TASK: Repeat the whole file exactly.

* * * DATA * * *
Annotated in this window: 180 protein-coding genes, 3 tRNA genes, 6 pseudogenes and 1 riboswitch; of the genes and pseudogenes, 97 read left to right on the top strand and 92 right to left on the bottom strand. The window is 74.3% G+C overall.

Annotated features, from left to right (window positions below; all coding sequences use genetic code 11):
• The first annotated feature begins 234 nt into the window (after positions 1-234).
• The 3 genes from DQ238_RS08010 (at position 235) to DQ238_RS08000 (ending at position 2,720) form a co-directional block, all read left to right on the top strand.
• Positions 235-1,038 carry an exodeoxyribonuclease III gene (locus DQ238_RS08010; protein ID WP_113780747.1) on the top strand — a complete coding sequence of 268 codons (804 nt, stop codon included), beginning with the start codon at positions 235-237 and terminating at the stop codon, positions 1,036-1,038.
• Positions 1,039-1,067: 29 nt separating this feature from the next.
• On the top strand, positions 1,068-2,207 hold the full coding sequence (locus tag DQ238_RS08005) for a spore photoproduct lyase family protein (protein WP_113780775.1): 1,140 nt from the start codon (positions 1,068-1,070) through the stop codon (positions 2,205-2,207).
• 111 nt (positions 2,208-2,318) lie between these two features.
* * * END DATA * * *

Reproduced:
Annotated in this window: 180 protein-coding genes, 3 tRNA genes, 6 pseudogenes and 1 riboswitch; of the genes and pseudogenes, 97 read left to right on the top strand and 92 right to left on the bottom strand. The window is 74.3% G+C overall.

Annotated features, from left to right (window positions below; all coding sequences use genetic code 11):
• The first annotated feature begins 234 nt into the window (after positions 1-234).
• The 3 genes from DQ238_RS08010 (at position 235) to DQ238_RS08000 (ending at position 2,720) form a co-directional block, all read left to right on the top strand.
• Positions 235-1,038 carry an exodeoxyribonuclease III gene (locus DQ238_RS08010; protein ID WP_113780747.1) on the top strand — a complete coding sequence of 268 codons (804 nt, stop codon included), beginning with the start codon at positions 235-237 and terminating at the stop codon, positions 1,036-1,038.
• Positions 1,039-1,067: 29 nt separating this feature from the next.
• On the top strand, positions 1,068-2,207 hold the full coding sequence (locus tag DQ238_RS08005) for a spore photoproduct lyase family protein (protein WP_113780775.1): 1,140 nt from the start codon (positions 1,068-1,070) through the stop codon (positions 2,205-2,207).
• 111 nt (positions 2,208-2,318) lie between these two features.